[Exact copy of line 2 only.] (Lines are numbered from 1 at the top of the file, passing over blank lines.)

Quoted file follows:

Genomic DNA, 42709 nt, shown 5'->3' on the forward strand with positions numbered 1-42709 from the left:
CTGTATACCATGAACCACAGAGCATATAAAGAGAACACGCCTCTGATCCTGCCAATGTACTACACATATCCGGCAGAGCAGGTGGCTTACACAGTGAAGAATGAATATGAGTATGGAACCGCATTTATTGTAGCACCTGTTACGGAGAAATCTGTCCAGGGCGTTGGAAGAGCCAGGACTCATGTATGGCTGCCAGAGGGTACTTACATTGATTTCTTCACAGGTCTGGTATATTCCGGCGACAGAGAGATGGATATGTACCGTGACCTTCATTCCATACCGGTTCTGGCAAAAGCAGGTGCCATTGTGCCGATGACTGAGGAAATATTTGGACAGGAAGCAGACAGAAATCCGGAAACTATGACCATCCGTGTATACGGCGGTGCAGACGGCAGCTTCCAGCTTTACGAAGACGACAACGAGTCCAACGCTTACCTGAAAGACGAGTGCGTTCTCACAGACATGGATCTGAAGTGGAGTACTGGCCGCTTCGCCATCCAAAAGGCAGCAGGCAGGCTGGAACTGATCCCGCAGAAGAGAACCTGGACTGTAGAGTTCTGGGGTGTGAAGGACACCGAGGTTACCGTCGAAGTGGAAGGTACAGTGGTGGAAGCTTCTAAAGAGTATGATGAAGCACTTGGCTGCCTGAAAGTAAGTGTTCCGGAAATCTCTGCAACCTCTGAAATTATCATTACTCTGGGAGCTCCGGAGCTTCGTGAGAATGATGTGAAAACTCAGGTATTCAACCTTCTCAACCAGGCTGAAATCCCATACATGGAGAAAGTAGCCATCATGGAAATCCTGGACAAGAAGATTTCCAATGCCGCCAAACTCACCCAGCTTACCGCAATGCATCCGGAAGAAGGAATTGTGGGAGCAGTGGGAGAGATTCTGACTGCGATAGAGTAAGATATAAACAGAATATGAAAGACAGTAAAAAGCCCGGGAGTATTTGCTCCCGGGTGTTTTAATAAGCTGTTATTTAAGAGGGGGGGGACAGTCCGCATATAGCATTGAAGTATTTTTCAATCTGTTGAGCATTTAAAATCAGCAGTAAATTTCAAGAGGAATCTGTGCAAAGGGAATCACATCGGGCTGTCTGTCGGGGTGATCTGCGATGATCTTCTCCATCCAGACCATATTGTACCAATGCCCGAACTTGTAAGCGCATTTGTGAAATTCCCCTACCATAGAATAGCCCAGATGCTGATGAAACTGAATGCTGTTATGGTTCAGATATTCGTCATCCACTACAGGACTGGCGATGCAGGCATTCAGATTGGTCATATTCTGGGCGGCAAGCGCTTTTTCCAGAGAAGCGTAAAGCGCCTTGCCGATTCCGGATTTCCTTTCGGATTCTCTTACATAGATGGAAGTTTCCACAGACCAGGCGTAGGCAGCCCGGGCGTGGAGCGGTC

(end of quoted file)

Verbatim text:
CTGTATACCATGAACCACAGAGCATATAAAGAGAACACGCCTCTGATCCTGCCAATGTACTACACATATCCGGCAGAGCAGGTGGCTTACACAGTGAAGAATGAATATGAGTATGGAACCGCATTTATTGTAGCACCTGTTACGGAGAAATCTGTCCAGGGCGTTGGAAGAGCCAGGACTCATGTATGGCTGCCAGAGGGTACTTACATTGATTTCTTCACAGGTCTGGTATATTCCGGCGACAGAGAGATGGATATGTACCGTGACCTTCATTCCATACCGGTTCTGGCAAAAGCAGGTGCCATTGTGCCGATGACTGAGGAAATATTTGGACAGGAAGCAGACAGAAATCCGGAAACTATGACCATCCGTGTATACGGCGGTGCAGACGGCAGCTTCCAGCTTTACGAAGACGACAACGAGTCCAACGCTTACCTGAAAGACGAGTGCGTTCTCACAGACATGGATCTGAAGTGGAGTACTGGCCGCTTCGCCATCCAAAAGGCAGCAGGCAGGCTGGAACTGATCCCGCAGAAGAGAACCTGGACTGTAGAGTTCTGGGGTGTGAAGGACACCGAGGTTACCGTCGAAGTGGAAGGTACAGTGGTGGAAGCTTCTAAAGAGTATGATGAAGCACTTGGCTGCCTGAAAGTAAGTGTTCCGGAAATCTCTGCAACCTCTGAAATTATCATTACTCTGGGAGCTCCGGAGCTTCGTGAGAATGATGTGAAAACTCAGGTATTCAACCTTCTCAACCAGGCTGAAATCCCATACATGGAGAAAGTAGCCATCATGGAAATCCTGGACAAGAAGATTTCCAATGCCGCCAAACTCACCCAGCTTACCGCAATGCATCCGGAAGAAGGAATTGTGGGAGCAGTGGGAGAGATTCTGACTGCGATAGAGTAAGATATAAACAGAATATGAAAGACAGTAAAAAGCCCGGGAGTATTTGCTCCCGGGTGTTTTAATAAGCTGTTATTTAAGAGGGGGGGGACAGTCCGCATATAGCATTGAAGTATTTTTCAATCTGTTGAGCATTTAAAATCAGCAGTAAATTTCAAGAGGAATCTGTGCAAAGGGAATCACATCGGGCTGTCTGTCGGGGTGATCTGCGATGATCTTCTCCATCCAGACCATATTGTACCAATGCCCGAACTTGTAAGCGCATTTGTGAAATTCCCCTACCATAGAATAGCCCAGATGCTGATGAAACTGAATGCTGTTATGGTTCAGATATTCGTCATCCACTACAGGACTGGCGATGCAGGCATTCAGATTGGTCATATTCTGGGCGGCAAGCGCTTTTTCCAGAGAAGCGTAAAGCGCCTTGCCGATTCCGGATTTCCTTTCGGATTCTCTTACATAGATGGAAGTTTCCACAGACCAGGCGTAGGCAGCCCGGGCGTGGAGCGGTC